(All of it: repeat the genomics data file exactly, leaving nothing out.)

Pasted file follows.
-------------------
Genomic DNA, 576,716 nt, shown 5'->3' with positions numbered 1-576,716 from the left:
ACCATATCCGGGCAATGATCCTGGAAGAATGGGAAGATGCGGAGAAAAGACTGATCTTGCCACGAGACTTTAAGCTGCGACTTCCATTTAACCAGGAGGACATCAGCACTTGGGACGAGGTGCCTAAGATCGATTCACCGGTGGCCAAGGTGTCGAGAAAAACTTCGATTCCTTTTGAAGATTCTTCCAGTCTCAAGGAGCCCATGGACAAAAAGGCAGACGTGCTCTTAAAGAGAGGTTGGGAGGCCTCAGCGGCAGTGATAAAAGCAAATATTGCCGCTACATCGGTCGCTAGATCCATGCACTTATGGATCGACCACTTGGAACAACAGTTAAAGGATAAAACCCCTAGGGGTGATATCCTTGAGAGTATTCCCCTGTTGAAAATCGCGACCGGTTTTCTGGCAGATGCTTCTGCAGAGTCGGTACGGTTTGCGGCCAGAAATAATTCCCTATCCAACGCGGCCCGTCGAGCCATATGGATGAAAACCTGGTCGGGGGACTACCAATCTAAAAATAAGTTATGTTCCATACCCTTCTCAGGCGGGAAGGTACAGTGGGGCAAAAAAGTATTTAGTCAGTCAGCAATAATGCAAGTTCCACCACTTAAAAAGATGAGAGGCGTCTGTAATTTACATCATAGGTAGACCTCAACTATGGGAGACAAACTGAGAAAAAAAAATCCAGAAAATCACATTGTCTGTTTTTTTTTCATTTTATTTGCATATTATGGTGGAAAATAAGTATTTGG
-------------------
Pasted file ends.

Genomic DNA, 576,716 nt, shown 5'->3' with positions numbered 1-576,716 from the left:
ACCATATCCGGGCAATGATCCTGGAAGAATGGGAAGATGCGGAGAAAAGACTGATCTTGCCACGAGACTTTAAGCTGCGACTTCCATTTAACCAGGAGGACATCAGCACTTGGGACGAGGTGCCTAAGATCGATTCACCGGTGGCCAAGGTGTCGAGAAAAACTTCGATTCCTTTTGAAGATTCTTCCAGTCTCAAGGAGCCCATGGACAAAAAGGCAGACGTGCTCTTAAAGAGAGGTTGGGAGGCCTCAGCGGCAGTGATAAAAGCAAATATTGCCGCTACATCGGTCGCTAGATCCATGCACTTATGGATCGACCACTTGGAACAACAGTTAAAGGATAAAACCCCTAGGGGTGATATCCTTGAGAGTATTCCCCTGTTGAAAATCGCGACCGGTTTTCTGGCAGATGCTTCTGCAGAGTCGGTACGGTTTGCGGCCAGAAATAATTCCCTATCCAACGCGGCCCGTCGAGCCATATGGATGAAAACCTGGTCGGGGGACTACCAATCTAAAAATAAGTTATGTTCCATACCCTTCTCAGGCGGGAAGGTACAGTGGGGCAAAAAAGTATTTAGTCAGTCAGCAATAATGCAAGTTCCACCACTTAAAAAGATGAGAGGCGTCTGTAATTTACATCATAGGTAGACCTCAACTATGGGAGACAAACTGAGAAAAAAAAATCCAGAAAATCACATTGTCTGTTTTTTTTTCATTTTATTTGCATATTATGGTGGAAAATAAGTATTTGG